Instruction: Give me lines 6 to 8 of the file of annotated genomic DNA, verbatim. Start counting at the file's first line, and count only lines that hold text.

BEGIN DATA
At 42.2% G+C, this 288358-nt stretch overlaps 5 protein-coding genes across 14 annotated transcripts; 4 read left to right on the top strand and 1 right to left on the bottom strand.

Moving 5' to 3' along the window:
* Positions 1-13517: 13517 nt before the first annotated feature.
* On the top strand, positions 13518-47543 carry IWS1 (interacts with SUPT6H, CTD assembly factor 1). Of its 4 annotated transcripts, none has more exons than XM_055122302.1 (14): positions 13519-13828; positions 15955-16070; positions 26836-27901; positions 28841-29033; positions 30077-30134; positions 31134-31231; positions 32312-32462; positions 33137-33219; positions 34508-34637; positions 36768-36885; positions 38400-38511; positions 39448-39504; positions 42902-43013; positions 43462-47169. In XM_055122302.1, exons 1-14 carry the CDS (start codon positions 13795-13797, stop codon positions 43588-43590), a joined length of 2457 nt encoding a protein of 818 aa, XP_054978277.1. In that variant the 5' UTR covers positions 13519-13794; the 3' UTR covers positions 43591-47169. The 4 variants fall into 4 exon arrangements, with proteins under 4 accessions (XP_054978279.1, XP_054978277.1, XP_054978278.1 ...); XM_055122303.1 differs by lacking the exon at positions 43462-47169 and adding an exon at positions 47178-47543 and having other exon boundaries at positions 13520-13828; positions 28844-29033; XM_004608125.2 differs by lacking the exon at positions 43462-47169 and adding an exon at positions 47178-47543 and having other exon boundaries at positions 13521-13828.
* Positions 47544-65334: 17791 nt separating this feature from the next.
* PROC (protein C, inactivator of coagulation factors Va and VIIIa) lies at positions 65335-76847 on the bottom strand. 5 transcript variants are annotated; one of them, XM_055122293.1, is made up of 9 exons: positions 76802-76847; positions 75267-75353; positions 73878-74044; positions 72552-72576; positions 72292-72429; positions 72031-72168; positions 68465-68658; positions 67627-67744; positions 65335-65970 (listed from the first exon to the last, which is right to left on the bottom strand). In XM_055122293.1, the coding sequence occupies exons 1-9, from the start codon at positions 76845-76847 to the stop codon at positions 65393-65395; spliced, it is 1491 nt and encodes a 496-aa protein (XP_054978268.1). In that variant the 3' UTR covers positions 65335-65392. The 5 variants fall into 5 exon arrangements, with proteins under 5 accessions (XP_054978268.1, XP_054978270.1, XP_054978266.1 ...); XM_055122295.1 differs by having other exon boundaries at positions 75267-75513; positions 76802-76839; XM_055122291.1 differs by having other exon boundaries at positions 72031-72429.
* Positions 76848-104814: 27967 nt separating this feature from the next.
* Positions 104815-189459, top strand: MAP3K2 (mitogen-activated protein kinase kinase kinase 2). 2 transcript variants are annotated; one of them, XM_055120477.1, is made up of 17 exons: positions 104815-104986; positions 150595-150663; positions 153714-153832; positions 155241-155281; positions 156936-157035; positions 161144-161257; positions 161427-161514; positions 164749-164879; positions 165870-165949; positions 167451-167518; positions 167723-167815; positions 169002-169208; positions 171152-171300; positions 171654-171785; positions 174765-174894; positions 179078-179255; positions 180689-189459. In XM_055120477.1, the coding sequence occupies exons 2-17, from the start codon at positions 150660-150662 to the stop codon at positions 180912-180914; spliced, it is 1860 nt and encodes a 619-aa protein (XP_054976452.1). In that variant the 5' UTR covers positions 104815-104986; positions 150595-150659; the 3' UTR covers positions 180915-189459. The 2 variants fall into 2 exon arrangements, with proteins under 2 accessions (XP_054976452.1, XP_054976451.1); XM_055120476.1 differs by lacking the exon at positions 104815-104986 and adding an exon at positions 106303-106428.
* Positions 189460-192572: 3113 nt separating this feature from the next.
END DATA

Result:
* PROC (protein C, inactivator of coagulation factors Va and VIIIa) lies at positions 65335-76847 on the bottom strand. 5 transcript variants are annotated; one of them, XM_055122293.1, is made up of 9 exons: positions 76802-76847; positions 75267-75353; positions 73878-74044; positions 72552-72576; positions 72292-72429; positions 72031-72168; positions 68465-68658; positions 67627-67744; positions 65335-65970 (listed from the first exon to the last, which is right to left on the bottom strand). In XM_055122293.1, the coding sequence occupies exons 1-9, from the start codon at positions 76845-76847 to the stop codon at positions 65393-65395; spliced, it is 1491 nt and encodes a 496-aa protein (XP_054978268.1). In that variant the 3' UTR covers positions 65335-65392. The 5 variants fall into 5 exon arrangements, with proteins under 5 accessions (XP_054978268.1, XP_054978270.1, XP_054978266.1 ...); XM_055122295.1 differs by having other exon boundaries at positions 75267-75513; positions 76802-76839; XM_055122291.1 differs by having other exon boundaries at positions 72031-72429.
* Positions 76848-104814: 27967 nt separating this feature from the next.
* Positions 104815-189459, top strand: MAP3K2 (mitogen-activated protein kinase kinase kinase 2). 2 transcript variants are annotated; one of them, XM_055120477.1, is made up of 17 exons: positions 104815-104986; positions 150595-150663; positions 153714-153832; positions 155241-155281; positions 156936-157035; positions 161144-161257; positions 161427-161514; positions 164749-164879; positions 165870-165949; positions 167451-167518; positions 167723-167815; positions 169002-169208; positions 171152-171300; positions 171654-171785; positions 174765-174894; positions 179078-179255; positions 180689-189459. In XM_055120477.1, the coding sequence occupies exons 2-17, from the start codon at positions 150660-150662 to the stop codon at positions 180912-180914; spliced, it is 1860 nt and encodes a 619-aa protein (XP_054976452.1). In that variant the 5' UTR covers positions 104815-104986; positions 150595-150659; the 3' UTR covers positions 180915-189459. The 2 variants fall into 2 exon arrangements, with proteins under 2 accessions (XP_054976452.1, XP_054976451.1); XM_055120476.1 differs by lacking the exon at positions 104815-104986 and adding an exon at positions 106303-106428.